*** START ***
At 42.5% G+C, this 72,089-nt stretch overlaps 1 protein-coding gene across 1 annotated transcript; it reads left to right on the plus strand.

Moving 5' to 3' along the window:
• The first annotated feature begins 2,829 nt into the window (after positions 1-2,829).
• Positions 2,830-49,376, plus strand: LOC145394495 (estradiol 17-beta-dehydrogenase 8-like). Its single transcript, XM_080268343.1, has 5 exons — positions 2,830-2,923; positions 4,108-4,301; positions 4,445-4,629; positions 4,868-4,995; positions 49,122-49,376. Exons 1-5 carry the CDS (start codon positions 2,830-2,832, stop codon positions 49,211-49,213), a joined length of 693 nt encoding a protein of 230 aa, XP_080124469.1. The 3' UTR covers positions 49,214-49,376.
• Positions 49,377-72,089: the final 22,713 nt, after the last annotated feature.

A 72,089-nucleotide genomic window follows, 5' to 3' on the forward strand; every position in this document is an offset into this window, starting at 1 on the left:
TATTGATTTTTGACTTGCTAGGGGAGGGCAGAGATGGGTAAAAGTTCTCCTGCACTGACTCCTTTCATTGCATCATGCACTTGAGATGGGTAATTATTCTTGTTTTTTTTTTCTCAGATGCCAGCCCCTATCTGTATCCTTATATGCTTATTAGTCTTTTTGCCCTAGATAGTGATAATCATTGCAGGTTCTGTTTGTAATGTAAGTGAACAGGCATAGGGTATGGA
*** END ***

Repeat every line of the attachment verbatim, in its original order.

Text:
At 42.5% G+C, this 72,089-nt stretch overlaps 1 protein-coding gene across 1 annotated transcript; it reads left to right on the plus strand.

Moving 5' to 3' along the window:
• The first annotated feature begins 2,829 nt into the window (after positions 1-2,829).
• Positions 2,830-49,376, plus strand: LOC145394495 (estradiol 17-beta-dehydrogenase 8-like). Its single transcript, XM_080268343.1, has 5 exons — positions 2,830-2,923; positions 4,108-4,301; positions 4,445-4,629; positions 4,868-4,995; positions 49,122-49,376. Exons 1-5 carry the CDS (start codon positions 2,830-2,832, stop codon positions 49,211-49,213), a joined length of 693 nt encoding a protein of 230 aa, XP_080124469.1. The 3' UTR covers positions 49,214-49,376.
• Positions 49,377-72,089: the final 22,713 nt, after the last annotated feature.

A 72,089-nucleotide genomic window follows, 5' to 3' on the forward strand; every position in this document is an offset into this window, starting at 1 on the left:
TATTGATTTTTGACTTGCTAGGGGAGGGCAGAGATGGGTAAAAGTTCTCCTGCACTGACTCCTTTCATTGCATCATGCACTTGAGATGGGTAATTATTCTTGTTTTTTTTTTCTCAGATGCCAGCCCCTATCTGTATCCTTATATGCTTATTAGTCTTTTTGCCCTAGATAGTGATAATCATTGCAGGTTCTGTTTGTAATGTAAGTGAACAGGCATAGGGTATGGA